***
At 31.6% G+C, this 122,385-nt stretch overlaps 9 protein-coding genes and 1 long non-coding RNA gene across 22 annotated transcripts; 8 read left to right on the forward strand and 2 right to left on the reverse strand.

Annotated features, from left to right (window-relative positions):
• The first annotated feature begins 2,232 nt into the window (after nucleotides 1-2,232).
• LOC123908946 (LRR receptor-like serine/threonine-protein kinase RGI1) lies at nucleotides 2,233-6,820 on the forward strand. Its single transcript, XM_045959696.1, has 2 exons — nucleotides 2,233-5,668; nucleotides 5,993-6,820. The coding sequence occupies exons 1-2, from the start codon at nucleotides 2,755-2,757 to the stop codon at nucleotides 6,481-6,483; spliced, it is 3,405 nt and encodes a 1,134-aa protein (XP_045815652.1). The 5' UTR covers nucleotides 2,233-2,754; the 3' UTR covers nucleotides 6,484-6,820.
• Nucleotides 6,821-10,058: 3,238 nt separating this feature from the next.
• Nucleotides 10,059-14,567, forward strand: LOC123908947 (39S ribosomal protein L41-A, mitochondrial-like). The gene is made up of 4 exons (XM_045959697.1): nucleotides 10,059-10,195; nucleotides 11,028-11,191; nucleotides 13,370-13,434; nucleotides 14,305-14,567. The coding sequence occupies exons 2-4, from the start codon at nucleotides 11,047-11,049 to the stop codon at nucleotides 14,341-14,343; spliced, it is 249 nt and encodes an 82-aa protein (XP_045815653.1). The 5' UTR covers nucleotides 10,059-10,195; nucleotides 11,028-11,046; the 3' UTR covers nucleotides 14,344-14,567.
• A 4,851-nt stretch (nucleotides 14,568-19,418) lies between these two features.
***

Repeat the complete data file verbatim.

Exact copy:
At 31.6% G+C, this 122,385-nt stretch overlaps 9 protein-coding genes and 1 long non-coding RNA gene across 22 annotated transcripts; 8 read left to right on the forward strand and 2 right to left on the reverse strand.

Annotated features, from left to right (window-relative positions):
• The first annotated feature begins 2,232 nt into the window (after nucleotides 1-2,232).
• LOC123908946 (LRR receptor-like serine/threonine-protein kinase RGI1) lies at nucleotides 2,233-6,820 on the forward strand. Its single transcript, XM_045959696.1, has 2 exons — nucleotides 2,233-5,668; nucleotides 5,993-6,820. The coding sequence occupies exons 1-2, from the start codon at nucleotides 2,755-2,757 to the stop codon at nucleotides 6,481-6,483; spliced, it is 3,405 nt and encodes a 1,134-aa protein (XP_045815652.1). The 5' UTR covers nucleotides 2,233-2,754; the 3' UTR covers nucleotides 6,484-6,820.
• Nucleotides 6,821-10,058: 3,238 nt separating this feature from the next.
• Nucleotides 10,059-14,567, forward strand: LOC123908947 (39S ribosomal protein L41-A, mitochondrial-like). The gene is made up of 4 exons (XM_045959697.1): nucleotides 10,059-10,195; nucleotides 11,028-11,191; nucleotides 13,370-13,434; nucleotides 14,305-14,567. The coding sequence occupies exons 2-4, from the start codon at nucleotides 11,047-11,049 to the stop codon at nucleotides 14,341-14,343; spliced, it is 249 nt and encodes an 82-aa protein (XP_045815653.1). The 5' UTR covers nucleotides 10,059-10,195; nucleotides 11,028-11,046; the 3' UTR covers nucleotides 14,344-14,567.
• A 4,851-nt stretch (nucleotides 14,568-19,418) lies between these two features.